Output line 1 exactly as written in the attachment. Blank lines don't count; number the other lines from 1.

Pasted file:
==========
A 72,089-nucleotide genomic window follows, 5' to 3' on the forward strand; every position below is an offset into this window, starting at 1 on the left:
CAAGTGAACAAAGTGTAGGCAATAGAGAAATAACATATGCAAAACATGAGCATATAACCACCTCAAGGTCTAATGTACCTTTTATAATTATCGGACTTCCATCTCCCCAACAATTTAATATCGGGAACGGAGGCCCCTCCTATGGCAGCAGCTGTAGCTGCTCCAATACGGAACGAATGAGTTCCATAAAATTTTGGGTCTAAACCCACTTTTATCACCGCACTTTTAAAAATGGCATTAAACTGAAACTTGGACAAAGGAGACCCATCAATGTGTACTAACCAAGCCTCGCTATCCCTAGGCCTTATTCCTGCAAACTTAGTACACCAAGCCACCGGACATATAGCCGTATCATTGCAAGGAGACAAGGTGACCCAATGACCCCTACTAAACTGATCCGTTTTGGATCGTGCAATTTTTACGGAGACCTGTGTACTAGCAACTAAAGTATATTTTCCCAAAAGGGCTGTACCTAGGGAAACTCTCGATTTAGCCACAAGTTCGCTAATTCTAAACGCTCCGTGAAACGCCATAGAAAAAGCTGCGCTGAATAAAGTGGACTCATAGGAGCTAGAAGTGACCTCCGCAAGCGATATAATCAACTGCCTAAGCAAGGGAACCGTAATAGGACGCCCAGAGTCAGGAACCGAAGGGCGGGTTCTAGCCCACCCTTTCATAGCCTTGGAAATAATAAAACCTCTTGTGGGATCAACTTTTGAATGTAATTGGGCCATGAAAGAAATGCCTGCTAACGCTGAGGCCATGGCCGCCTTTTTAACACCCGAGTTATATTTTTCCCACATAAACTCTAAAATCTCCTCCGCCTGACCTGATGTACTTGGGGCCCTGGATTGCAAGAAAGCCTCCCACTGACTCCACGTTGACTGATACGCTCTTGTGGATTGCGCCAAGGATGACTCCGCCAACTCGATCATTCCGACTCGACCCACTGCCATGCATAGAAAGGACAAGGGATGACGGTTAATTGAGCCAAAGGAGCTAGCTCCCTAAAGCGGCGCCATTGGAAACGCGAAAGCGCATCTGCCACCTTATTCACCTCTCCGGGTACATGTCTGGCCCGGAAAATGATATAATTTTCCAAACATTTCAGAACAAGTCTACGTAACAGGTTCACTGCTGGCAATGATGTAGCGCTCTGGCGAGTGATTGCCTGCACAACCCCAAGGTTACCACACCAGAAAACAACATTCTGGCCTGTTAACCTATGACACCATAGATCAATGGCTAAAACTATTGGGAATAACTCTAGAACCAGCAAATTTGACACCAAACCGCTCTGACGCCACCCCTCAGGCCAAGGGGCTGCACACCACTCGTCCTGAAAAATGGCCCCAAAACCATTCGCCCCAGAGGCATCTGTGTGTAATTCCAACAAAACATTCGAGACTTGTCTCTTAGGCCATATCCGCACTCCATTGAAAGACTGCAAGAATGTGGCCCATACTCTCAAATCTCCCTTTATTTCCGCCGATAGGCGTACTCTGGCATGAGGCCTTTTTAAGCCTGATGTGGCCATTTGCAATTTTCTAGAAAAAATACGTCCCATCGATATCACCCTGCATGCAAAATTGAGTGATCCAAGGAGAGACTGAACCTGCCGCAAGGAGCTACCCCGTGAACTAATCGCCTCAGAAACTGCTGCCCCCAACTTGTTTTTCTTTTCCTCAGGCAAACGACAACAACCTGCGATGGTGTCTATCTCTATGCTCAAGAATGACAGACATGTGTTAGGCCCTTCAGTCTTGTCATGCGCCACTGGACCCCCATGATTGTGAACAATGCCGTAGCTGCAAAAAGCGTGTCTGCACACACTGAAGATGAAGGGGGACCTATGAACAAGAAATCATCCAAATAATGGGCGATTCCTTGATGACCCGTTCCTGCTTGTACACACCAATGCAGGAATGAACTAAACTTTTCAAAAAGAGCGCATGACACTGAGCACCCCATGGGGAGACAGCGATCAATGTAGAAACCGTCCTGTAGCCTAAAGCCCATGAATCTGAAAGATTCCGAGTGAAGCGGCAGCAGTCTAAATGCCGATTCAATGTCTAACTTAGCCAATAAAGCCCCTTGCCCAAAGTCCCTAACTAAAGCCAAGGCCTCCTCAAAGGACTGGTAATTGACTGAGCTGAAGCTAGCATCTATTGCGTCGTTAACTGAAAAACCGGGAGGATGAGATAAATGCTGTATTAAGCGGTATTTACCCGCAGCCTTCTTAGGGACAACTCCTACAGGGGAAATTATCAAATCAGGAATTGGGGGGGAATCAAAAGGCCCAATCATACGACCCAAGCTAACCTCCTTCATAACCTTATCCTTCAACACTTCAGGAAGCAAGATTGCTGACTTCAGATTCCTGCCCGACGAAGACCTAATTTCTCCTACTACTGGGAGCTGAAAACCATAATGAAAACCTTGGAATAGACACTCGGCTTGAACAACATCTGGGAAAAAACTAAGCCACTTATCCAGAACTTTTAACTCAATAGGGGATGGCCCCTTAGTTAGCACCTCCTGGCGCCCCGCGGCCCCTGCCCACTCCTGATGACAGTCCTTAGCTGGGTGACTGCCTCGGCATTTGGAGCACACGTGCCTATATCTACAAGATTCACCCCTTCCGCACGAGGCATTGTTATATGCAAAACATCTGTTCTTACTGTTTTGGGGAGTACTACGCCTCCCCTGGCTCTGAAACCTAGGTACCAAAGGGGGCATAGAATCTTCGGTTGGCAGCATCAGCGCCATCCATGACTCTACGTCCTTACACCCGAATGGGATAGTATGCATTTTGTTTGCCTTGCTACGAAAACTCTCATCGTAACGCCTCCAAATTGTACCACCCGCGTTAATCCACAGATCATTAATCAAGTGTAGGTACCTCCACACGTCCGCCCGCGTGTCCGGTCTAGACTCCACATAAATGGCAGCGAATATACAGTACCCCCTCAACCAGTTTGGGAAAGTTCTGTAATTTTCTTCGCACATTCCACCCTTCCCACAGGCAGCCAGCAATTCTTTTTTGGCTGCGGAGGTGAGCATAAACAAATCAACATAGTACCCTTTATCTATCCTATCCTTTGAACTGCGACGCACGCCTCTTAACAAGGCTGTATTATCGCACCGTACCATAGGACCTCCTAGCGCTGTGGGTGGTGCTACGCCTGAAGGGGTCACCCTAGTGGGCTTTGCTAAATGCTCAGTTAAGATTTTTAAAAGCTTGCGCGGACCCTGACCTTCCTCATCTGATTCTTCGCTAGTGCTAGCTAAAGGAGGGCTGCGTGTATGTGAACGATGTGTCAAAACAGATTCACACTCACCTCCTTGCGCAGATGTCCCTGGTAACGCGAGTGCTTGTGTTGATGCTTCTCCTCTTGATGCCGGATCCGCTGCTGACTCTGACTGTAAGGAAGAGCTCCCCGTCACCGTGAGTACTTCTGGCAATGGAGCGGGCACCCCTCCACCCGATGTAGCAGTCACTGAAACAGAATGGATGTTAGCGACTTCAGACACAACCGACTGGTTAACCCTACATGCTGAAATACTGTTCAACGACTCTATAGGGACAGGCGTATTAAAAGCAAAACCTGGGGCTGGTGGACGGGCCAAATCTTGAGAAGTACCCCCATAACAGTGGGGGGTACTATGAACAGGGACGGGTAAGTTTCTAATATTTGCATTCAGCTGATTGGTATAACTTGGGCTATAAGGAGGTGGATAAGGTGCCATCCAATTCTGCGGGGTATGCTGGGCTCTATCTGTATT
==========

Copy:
A 72,089-nucleotide genomic window follows, 5' to 3' on the forward strand; every position below is an offset into this window, starting at 1 on the left: